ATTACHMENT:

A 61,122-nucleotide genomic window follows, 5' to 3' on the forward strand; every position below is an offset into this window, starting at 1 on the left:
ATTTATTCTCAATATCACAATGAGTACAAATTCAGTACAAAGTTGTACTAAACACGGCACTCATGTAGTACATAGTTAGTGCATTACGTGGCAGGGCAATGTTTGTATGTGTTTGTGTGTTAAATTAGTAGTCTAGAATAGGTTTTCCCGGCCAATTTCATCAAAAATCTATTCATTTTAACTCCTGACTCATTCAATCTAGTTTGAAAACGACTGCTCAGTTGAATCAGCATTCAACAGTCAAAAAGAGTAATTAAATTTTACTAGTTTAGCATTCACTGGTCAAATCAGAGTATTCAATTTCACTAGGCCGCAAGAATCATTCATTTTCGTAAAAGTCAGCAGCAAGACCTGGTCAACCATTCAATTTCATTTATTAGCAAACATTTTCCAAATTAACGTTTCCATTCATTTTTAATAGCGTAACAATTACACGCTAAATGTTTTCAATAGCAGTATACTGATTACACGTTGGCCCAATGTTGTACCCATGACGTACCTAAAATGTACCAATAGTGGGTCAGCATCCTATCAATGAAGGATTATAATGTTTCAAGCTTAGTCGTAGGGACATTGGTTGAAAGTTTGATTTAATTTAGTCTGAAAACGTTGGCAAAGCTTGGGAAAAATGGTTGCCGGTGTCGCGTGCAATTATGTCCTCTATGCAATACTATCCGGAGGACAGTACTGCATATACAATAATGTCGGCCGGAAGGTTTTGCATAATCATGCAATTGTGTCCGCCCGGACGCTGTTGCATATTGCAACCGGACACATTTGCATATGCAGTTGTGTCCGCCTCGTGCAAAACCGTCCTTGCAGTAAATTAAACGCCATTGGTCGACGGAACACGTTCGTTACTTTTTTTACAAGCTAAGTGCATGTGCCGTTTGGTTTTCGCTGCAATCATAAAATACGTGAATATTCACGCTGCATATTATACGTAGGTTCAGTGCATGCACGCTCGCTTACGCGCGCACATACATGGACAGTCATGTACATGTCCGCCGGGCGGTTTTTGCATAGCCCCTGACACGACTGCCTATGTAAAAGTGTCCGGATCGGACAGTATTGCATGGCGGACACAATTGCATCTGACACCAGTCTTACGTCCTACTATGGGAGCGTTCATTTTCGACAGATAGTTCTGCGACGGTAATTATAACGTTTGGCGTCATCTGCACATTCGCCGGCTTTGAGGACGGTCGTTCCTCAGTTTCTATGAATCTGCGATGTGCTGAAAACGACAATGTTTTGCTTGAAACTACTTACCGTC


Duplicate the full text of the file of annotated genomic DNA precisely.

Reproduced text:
A 61,122-nucleotide genomic window follows, 5' to 3' on the forward strand; every position below is an offset into this window, starting at 1 on the left:
ATTTATTCTCAATATCACAATGAGTACAAATTCAGTACAAAGTTGTACTAAACACGGCACTCATGTAGTACATAGTTAGTGCATTACGTGGCAGGGCAATGTTTGTATGTGTTTGTGTGTTAAATTAGTAGTCTAGAATAGGTTTTCCCGGCCAATTTCATCAAAAATCTATTCATTTTAACTCCTGACTCATTCAATCTAGTTTGAAAACGACTGCTCAGTTGAATCAGCATTCAACAGTCAAAAAGAGTAATTAAATTTTACTAGTTTAGCATTCACTGGTCAAATCAGAGTATTCAATTTCACTAGGCCGCAAGAATCATTCATTTTCGTAAAAGTCAGCAGCAAGACCTGGTCAACCATTCAATTTCATTTATTAGCAAACATTTTCCAAATTAACGTTTCCATTCATTTTTAATAGCGTAACAATTACACGCTAAATGTTTTCAATAGCAGTATACTGATTACACGTTGGCCCAATGTTGTACCCATGACGTACCTAAAATGTACCAATAGTGGGTCAGCATCCTATCAATGAAGGATTATAATGTTTCAAGCTTAGTCGTAGGGACATTGGTTGAAAGTTTGATTTAATTTAGTCTGAAAACGTTGGCAAAGCTTGGGAAAAATGGTTGCCGGTGTCGCGTGCAATTATGTCCTCTATGCAATACTATCCGGAGGACAGTACTGCATATACAATAATGTCGGCCGGAAGGTTTTGCATAATCATGCAATTGTGTCCGCCCGGACGCTGTTGCATATTGCAACCGGACACATTTGCATATGCAGTTGTGTCCGCCTCGTGCAAAACCGTCCTTGCAGTAAATTAAACGCCATTGGTCGACGGAACACGTTCGTTACTTTTTTTACAAGCTAAGTGCATGTGCCGTTTGGTTTTCGCTGCAATCATAAAATACGTGAATATTCACGCTGCATATTATACGTAGGTTCAGTGCATGCACGCTCGCTTACGCGCGCACATACATGGACAGTCATGTACATGTCCGCCGGGCGGTTTTTGCATAGCCCCTGACACGACTGCCTATGTAAAAGTGTCCGGATCGGACAGTATTGCATGGCGGACACAATTGCATCTGACACCAGTCTTACGTCCTACTATGGGAGCGTTCATTTTCGACAGATAGTTCTGCGACGGTAATTATAACGTTTGGCGTCATCTGCACATTCGCCGGCTTTGAGGACGGTCGTTCCTCAGTTTCTATGAATCTGCGATGTGCTGAAAACGACAATGTTTTGCTTGAAACTACTTACCGTC